I finally saw Tenet last night. The story of this film’s release is as much of a roller coaster as its content, being one of a handful of ill-fated 2020 blockbusters, but one that decided to release anyway despite all the signs pointing to one being one of the worst-fated years for theatrical releases in decades. After some delay, it went live in theatres on August 26th, with the Blu-ray release not tailing too far behind, coming out on December 15th.
I’m an unapologetic Christopher Nolan fan, and new movies from him are a rare treat. He’s a filmmaker whose proven himself to the establishment so well that he seems to be given more or less cart blanche on new projects, with massive budgets that let him turn any fantastic premise into reality. As a viewer, you know that you’re in for some of the most expensive sets and mind-bending special effects ever made.
I’ll try not to spoil more than what’s in the trailer (although if you’re really spoiler sensitive, stop reading), but Tenet involves time and its manipulation, along with Inception-esque world-building that posits a set of rules for how those powers work. This is where a lot of people had trouble with the movie because although you generally understand what Nolan’s getting at, it’s harder to grasp the exact details of how it’d all fit together.
I spent the rest of the morning trying to visualize how the various scenes in the movie were supposed to have played out. My conclusion was that they’re not all quite as sound as they’re made out to be. What Nolan’s done is create a system that doesn’t really make sense when examined closely, but which has just enough of a veneer of logic that viewers suspend disbelief, assuming it’s on them that they’re having a tough time closing the conceptual gap. Time is complicated, and all the characters in the movie seem to get it, so it’s probably fine. Really, it’s pretty nonsensical, but that’s okay because the mechanics are largely just a plot device to drive the movie.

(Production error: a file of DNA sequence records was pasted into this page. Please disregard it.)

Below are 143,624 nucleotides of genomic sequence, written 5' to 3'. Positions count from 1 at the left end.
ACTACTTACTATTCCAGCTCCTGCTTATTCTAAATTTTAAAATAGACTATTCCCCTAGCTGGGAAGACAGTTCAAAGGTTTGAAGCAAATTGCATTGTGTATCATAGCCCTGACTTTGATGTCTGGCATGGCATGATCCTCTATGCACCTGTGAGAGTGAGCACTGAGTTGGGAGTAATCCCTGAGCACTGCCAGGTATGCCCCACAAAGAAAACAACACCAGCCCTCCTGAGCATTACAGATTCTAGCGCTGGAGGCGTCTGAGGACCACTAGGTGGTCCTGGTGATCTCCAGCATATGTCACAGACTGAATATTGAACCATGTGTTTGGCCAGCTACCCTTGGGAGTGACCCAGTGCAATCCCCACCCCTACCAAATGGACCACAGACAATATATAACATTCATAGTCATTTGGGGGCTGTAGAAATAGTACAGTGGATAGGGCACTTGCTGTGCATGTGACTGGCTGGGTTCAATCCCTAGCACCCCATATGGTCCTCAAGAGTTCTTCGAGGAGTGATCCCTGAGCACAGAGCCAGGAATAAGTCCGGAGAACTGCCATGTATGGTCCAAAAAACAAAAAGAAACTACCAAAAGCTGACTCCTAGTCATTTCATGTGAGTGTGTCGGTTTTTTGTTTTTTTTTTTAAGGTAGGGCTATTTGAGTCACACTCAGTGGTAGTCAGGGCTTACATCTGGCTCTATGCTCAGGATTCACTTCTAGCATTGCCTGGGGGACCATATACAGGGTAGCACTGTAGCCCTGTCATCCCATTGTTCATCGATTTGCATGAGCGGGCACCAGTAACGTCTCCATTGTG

Once you gloss over the specifics, the macro-level plot holds up well. Time-bending thrillers are infamously confusing, but I was able to understand what happened without post-viewing help from the internet (unlike say, Primer or Dark), which is a good sign. It’s not trivially easy to grasp, but challenges you just enough to make sense with a little thinking, and without going wholly off the deep end 1.
Aside from plot and mechanics, almost everything else about the movie is right up there in that top tier, triple-A class. The sets, acting, and scenery are all incredible, and Nolan’s succeeded once again in creating some of the most elaborate and expensive action scenes ever committed to film. It’s not as good as many of his other movies, but easily stands on its own. Metacritic pegs it right around a ~7 out of 10, and that’s just about a perfect rating for this movie.